>>> people were somehow less intelligent than others.
>>> Mike's version of Labov's position is not that semantic categories are
>>> universal, but rather that the acquisition of "true concepts" cannot be
>>> dependent on formal schooling. Of course, on one level, that has to be
>>> true, since true concepts are initially developed in laboratories and
>>> libraries rather than schools. But for Ruqaiya, class societies produce
>>> class dialects, and class dialects vary not only according to their
>>> functional registers but also according to their "code orientations".
>> Some
>>> of these code orientations are towards concepts, and some are not.
>>> David Kellogg
>>> On Sat, Jun 27, 2015 at 2:39 PM, HENRY SHONERD <hshonerd@gmail.com>
>> wrote:
>>>> Good on Carol’s challenge and David’s response. But I would I take the
>>>> term “conventional” to mean “cultural” and much preferable to
>> “arbitrary”
>>>> when describing the pairing of phonemes and morphemes. I think this is
>> an
>>>> important issue, if we are to take Port Royal Grammar and Saussure to
>> be a
>>>> useful point of departure for a theory of grammar for the CHAT.
>>>> Henry
>>>>> On Jun 26, 2015, at 3:55 PM, David Kellogg <dkellogg60@gmail.com>
>> wrote:
>>>>> Yes, the Port Royal Grammar was extremely important in a number of
>> ways.
>>>>> Politically, it was an attempt to reestablish the rationalist,
>>>>> Protestant-leaning current of thinking about language and society that
>>>> had
>>>>> been almost crushed by the Saint Bartholomew's Day massacre and was
>>>>> eventually totally crushed when Louis XIV revoked the Edict of Nantes
>> (I
>>>>> tried to find the site of the Port-Royal monastery a few months ago
>> when
>>>> I
>>>>> was in Paris and there isn't even rubble.) And linguistically, the
>>>>> contribution of the Port-Royal Grammarians can be seen as an extension
>> of
>>>>> that universalist rationalist spirit:
>>>>> a) The underlying semantic distinctions of all languages (e.g.
>> concepts,
>>>>> spatiotemporal categories) are essentially the same.
>>>>> b) The basic syntactic distinctions of all languages (e.g. nouns/verbs,
>>>>> subjects/predicates) are essentially the same.
>>>>> c) Although all of these distinctions do exist, there isn't any
>>>> principled
>>>>> distinction between vocabulary and grammar, because what some languages
>>>>> express in a single word can be expressed in another language by a
>> whole
>>>>> wording.
>>>>> Ergo: the "words 'n rules" model of language, which is the basic model
>> we
>>>>> use in all pedagogical grammars today, has no scientific or even
>> logical
>>>>> foundation. There is a distinction, of course, but it's much more like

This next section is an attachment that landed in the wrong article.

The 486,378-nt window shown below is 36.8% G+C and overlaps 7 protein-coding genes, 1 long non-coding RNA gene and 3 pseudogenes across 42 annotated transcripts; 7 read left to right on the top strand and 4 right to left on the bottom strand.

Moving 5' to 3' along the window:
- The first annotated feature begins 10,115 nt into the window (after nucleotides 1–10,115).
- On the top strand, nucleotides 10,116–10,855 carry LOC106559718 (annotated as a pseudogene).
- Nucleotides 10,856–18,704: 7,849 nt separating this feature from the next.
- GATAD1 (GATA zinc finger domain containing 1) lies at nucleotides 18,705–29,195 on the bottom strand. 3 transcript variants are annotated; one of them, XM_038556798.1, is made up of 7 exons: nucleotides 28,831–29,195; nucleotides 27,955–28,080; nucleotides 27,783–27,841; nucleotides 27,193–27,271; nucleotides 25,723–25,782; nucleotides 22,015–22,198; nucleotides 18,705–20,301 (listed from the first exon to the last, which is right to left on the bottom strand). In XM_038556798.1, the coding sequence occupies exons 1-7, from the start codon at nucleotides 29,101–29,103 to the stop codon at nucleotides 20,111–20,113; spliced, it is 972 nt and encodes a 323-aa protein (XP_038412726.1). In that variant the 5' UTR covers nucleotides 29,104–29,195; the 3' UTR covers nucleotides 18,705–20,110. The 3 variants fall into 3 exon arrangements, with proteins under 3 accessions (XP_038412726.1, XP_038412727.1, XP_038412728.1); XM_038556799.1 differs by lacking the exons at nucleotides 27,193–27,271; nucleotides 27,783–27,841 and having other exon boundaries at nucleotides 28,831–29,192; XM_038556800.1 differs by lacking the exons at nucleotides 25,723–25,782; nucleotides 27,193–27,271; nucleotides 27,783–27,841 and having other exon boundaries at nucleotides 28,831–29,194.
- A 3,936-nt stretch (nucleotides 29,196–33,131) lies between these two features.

>>>>> Vygotsky's distinction between learning and development. That is, words
>>>> are
>>>>> learned; grammar develops.
>>>>> Halliday explains why this should be. What we call vocabulary is
>>>>> essentially a "word's eye view" of the units of the clause, relating
>> them
>>>>> to open-class words, to local areas of meaning, and to non-proportional
>>>>> relations (that is, contextually variable "car-horns" rather than
>>>> universal
>>>>> "traffic lights". That is why a word like "love" means something
>>>> different
>>>>> in different lexical environments, while a morpheme like plural "s"
>>>> always
>>>>> means pretty much the same thing. What we call grammar is essentially a
>>>>> "wording's eye view" of the units of the clause, relating them to
>>>>> closed-class words, to system-wide areas of meaning, and to
>> proportional
>>>>> relations (that is, the "traffic lights" instead of the car horns).
>>>>> Now, from these three properties--open/closed class words,
>> local/general
>>>>> meanings, and proportional/non-proportional effects--we can guess that
>>>>> vocabulary is learned incrementally and piece by piece, but grammar
>>>>> develops in a non-linear, revolutionary fashion. That is, of course,
>>>>> precisely what we see: you learn ten or fifteen words a day, but when
>> you
>>>>> acquire that plural 's', you have led a social revolution that will
>>>>> transform every single (that is, every singular) noun that you have
>>>> already
>>>>> learnt and generalize to (and generalize!) every conceivable singular
>>>> noun
>>>>> you could ever learn in the future. Ditto articles, tenses, grammatical
>>>>> metaphor, etc.
>>>>> I think that's what Ruqaiya's "critique" of Vygotsky really means: it
>>>> means
>>>>> that we now have an extremely important and precise means for
>>>>> distinguishing between learning in development in precisely the area
>>>> which
>>>>> Vygotsky was most interested in, except that it's not the development
>> of
>>>>> word meaning so much as the development in the meaning of wordings.
>>>>> Of course, Vygotsky did have access to grammars. He knew personally
>>>>> linguists like N.I. Marr (who took part in the seminars that he and
>> Luria
>>>>> organized with Eisenstein). He read Volosinov. His work is full of
>>>>> references to Von Humboldt and Potebnia and even lesser known
>>>>> lexicographers like Shakhmatov and Dal. It was from these grammars that
>>>> the